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Lewis Hamilton explains how he keeps Max Verstappen and rest of rivals at bay

Lewis Hamilton has explained how he stays motivated despite being at the pinnacle of his F1 career. The Brit drew level with Michael Schumacher’s seven world titles this year and can comfortably beat the rest of the grid on any given day.

Max Verstappen has come the closest to challenging Hamilton for the Drivers’ Championship but his Red Bull is much inferior than their Mercedes rivals.

Hamilton could be forgiven for taking his foot off the gas and shifting himself into cruise control.

However, the 35-year-old is determined to continue giving it his all to ensure his rivals do not creep up on him.

“I could just sit back on my world titles and think: ‘I’m pretty good’. But that’s not how my mind works,” Hamilton told motorsport.com.

“My mind is: ‘Geez, these guys are chasing me, how do I stay ahead? How do I help push the team to stay ahead?’

“That’s a really big process, because we can go down the wrong road if we rest on our laurels. It’s definitely not easy, but who’d want it easy?”

He added: “I’d be lying if I was to say I wasn’t improving. I mean, if I weren’t getting the results, and then perhaps it wouldn’t be improving, but I can’t stay still.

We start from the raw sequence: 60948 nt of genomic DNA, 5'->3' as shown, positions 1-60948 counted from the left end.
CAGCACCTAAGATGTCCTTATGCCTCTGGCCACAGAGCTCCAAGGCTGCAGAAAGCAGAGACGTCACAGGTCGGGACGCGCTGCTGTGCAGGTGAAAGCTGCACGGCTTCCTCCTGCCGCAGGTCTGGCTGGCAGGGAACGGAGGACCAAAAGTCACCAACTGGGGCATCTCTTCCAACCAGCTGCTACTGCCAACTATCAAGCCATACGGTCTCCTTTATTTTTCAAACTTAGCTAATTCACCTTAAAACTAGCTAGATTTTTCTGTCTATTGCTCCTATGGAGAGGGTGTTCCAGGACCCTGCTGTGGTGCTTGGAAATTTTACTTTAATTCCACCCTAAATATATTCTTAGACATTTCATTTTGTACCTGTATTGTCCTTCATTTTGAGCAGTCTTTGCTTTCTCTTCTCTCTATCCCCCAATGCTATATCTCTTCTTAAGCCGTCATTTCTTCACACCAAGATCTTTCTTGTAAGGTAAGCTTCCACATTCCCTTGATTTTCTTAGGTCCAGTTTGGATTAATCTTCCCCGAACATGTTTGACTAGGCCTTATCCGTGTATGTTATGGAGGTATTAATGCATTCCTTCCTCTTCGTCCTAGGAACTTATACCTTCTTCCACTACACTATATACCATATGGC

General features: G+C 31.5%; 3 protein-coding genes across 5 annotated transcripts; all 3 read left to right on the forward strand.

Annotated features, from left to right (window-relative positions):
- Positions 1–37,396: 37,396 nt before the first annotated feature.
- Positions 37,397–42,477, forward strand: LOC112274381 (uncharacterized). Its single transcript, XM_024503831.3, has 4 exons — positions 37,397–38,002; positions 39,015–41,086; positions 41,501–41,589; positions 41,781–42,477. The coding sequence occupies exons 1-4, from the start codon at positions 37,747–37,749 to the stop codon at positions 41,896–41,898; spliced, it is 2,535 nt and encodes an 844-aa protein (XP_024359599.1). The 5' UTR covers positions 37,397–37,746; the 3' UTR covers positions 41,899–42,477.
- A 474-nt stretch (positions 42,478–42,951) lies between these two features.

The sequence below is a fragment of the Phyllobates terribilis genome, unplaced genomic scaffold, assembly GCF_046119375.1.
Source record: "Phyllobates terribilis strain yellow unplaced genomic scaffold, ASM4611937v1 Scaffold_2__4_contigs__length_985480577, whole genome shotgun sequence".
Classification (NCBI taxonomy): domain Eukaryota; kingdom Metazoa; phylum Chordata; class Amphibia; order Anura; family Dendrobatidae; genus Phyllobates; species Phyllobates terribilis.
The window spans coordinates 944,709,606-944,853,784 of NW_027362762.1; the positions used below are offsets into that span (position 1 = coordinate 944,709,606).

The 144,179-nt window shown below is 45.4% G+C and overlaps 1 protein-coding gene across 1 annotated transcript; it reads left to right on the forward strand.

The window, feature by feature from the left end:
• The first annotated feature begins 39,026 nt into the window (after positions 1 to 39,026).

“This sport doesn’t stay still, technology is constantly evolving.

“There’s an under-appreciated workload that goes on for the people in the background – and for the drivers in terms of interpreting the tools that we have.

“The detail to which we go to try and adjust small things – a millimetre here, half a millimetre there of ride, for the shift of the front end, whatever it may be.

“Each year, I get this new set of tools and have to study – like anybody has to study – to be on top of those things [and] try to be ahead of the [other] drivers.”

Although Hamilton has almost broken every F1 record, there is still on key objective he wants to achieve.

“The only real target left, I would say, is… the real main target: why I’m doing the Hamilton Commission [which Lewis is creating with the Royal Academy of Engineering, to identify key barriers to recruitment and progression of black people in UK motorsport, and how to overcome them],” he said.

“It’s to try to leave this place with changes that will make it a more diverse sport.

“So, if I come in 5-10 years time I won’t be the only person of colour in this sport and it will be more diverse. Hopefully these teams will be more diverse and continue to progress.”

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